Thursday, March 01, 2012

Superhaplogroup UK and the U5b1b1 and U5b1e Subclusters

ח׳ באדר תשע"ב
Keowulf 10
Ash 13

I carry the mtDNA genetic marker 16270.T, one of the defining mutations for mtDNA haplogroup U5 (Clan Ursula). Interestingly, this marker is also associated with mtDNA haplogroup K (Clan Katrine).

From the article, Who are U?

When Bryan Sykes named the “Seven Daughters of Eve,” “Katrine,” the founder of haplogroup K, was on an equal level with the other six European mtDNA founding mothers. However, most charts now show K as part of a superhaplogroup UK or as just another subdivision of U. If the names were assigned now, we might be called U9 or maybe U8a. Consequently, K haplotypes sometimes also have defining mutations for one of the U’s. The two situations which have come up involve mutations 16270T (which I have) and 16356C, which are the defining mutations for U5 and U4, respectively.

So, while it's not mentioned in my preliminary results as to whether or not I have any of the defining mutations (16224C and 16311C) of haplogroup K (making it very likely that I do not have these defining haplogroup K mutations1), research shows that haplogroup K descends from haplogroup U, through a U5-U4 (UK) superhaplogroup . Many Western European Jews fit into haplogroup K, while my Eastern European Hungarian Jewish mtDNA result fits into haplogroup U5. U5 is an older haplogroup than K. So, these facts are congruent with the DNA Tribe results which say that my Jewish line is not Northwestern European, but Eastern European (Austro-Hungarian) even though Clan Ursula has strong links to Scandinavia and Celtic lands.

In parallel with all of this, though my preliminary results don't provide my subcluster of U5b, one article states some interesting information which suggests (given all my DNA results thus far), that I may fit into the U5b1b1 subcluster of U5b:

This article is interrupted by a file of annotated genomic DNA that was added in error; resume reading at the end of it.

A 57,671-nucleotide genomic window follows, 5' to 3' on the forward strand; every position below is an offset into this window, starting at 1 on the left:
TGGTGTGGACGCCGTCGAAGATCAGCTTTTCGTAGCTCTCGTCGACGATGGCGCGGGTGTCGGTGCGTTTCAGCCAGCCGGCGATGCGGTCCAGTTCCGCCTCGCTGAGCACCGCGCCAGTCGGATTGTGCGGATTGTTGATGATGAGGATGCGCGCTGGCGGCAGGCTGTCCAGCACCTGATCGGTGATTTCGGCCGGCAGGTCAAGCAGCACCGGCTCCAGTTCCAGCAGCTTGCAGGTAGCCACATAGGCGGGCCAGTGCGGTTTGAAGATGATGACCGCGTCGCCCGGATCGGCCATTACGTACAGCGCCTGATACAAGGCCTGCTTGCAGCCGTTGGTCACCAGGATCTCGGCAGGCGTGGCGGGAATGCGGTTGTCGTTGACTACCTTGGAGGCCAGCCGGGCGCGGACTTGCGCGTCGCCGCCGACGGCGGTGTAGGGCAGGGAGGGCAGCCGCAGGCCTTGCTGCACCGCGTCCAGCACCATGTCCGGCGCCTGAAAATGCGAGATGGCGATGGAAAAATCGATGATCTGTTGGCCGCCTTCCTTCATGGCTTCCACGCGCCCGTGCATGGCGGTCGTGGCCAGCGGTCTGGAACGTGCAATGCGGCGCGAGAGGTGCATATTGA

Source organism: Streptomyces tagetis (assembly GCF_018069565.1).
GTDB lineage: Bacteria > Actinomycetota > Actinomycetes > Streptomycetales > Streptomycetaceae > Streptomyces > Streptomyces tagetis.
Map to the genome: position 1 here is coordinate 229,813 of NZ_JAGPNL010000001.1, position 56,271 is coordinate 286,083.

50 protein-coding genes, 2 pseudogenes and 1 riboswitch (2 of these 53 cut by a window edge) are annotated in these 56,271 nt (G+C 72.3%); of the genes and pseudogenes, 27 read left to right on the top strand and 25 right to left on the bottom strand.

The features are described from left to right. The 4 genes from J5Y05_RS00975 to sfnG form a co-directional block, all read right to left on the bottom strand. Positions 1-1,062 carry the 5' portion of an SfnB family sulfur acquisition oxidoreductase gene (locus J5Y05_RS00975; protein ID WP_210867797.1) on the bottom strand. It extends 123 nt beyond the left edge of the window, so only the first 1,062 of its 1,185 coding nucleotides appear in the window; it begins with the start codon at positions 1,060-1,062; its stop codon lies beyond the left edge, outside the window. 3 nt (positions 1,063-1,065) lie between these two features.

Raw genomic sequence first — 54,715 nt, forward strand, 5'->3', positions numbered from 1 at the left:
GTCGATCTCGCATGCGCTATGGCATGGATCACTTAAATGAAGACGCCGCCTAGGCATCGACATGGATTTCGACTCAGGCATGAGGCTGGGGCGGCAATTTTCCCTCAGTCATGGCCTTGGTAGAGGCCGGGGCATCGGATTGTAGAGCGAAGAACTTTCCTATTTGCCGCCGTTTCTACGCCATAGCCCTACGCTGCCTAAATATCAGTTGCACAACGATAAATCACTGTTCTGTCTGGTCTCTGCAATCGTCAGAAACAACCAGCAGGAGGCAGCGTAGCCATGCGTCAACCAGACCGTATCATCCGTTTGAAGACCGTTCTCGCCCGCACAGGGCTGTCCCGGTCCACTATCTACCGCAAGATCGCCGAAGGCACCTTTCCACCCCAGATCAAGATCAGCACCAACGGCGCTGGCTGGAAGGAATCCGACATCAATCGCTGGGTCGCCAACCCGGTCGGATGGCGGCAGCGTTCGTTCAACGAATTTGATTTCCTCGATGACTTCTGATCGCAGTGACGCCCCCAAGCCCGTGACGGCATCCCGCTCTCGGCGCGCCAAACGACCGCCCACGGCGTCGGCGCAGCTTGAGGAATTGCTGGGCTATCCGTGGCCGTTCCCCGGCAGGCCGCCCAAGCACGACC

The 5656G allele, including all major subsets of U5b1, is broadly distributed both in western and eastern Europe (fig. 3A; table 4). The U5b1b subclade is found all over Europe, but it occurs in western and central Europe with notable sequence variation. The haplotype diversity (excluding subclade U5b1b1) is 0.96. We note that U5b1b was also identified in a northwestern African population, among the Moroccans. In contrast, its diversity in eastern Europe is much lower. There, the haplotype diversity (excluding subclade U5b1b1) is 0.79, whereas most of the U5b1b sequences in eastern Europe belong to the U5b1b1 branch. In the Eurasian cohort, U5b1b (other than U5b1b1) is absent from native Siberians and is notably absent from the Ob-Ugric populations and the Samoyeds.

Most importantly, the data indicate that U5b1b1, the only subcluster of U5b in the Saami population [my Sweden and Norway link], is present outside the Scandinavian-Baltic and the Volga-Uralic regions—namely, in the French, Croatian, Bosnian, Slovenian, Czech, Russian (Kyrgyzstan - mine), Ukrainian, Polish, and Hungarian (mine) mtDNA pools—and, further, is present even in the Caucasus, among the Nogay, Kabardinian, and Armenian (mine) mtDNAs.

... although the U5b1e subclade is another possibility for me - "U5b1e has polymorphisms in 152 2757 10283 12616 16189 (I carry mtDNA marker 16189.C) and has lost its polymorphism in 16192 (backmutation) ( + U5b1 polymorphisms) and arose about 6600 years ago. U5b1e is mainly seen in central Europe among Czechs, Slovaks (mine), Hungarians (mine) and southern Russians (mine through Kyrgyzstan)."

1It may still be true, that I have other genetic markers not mentioned in the preliminary results, as in the email, I was told that "our results are now in the process of being checked manually. Generally there are only minor adjustments to be made. The final results of our analysis will be sent to you ..."

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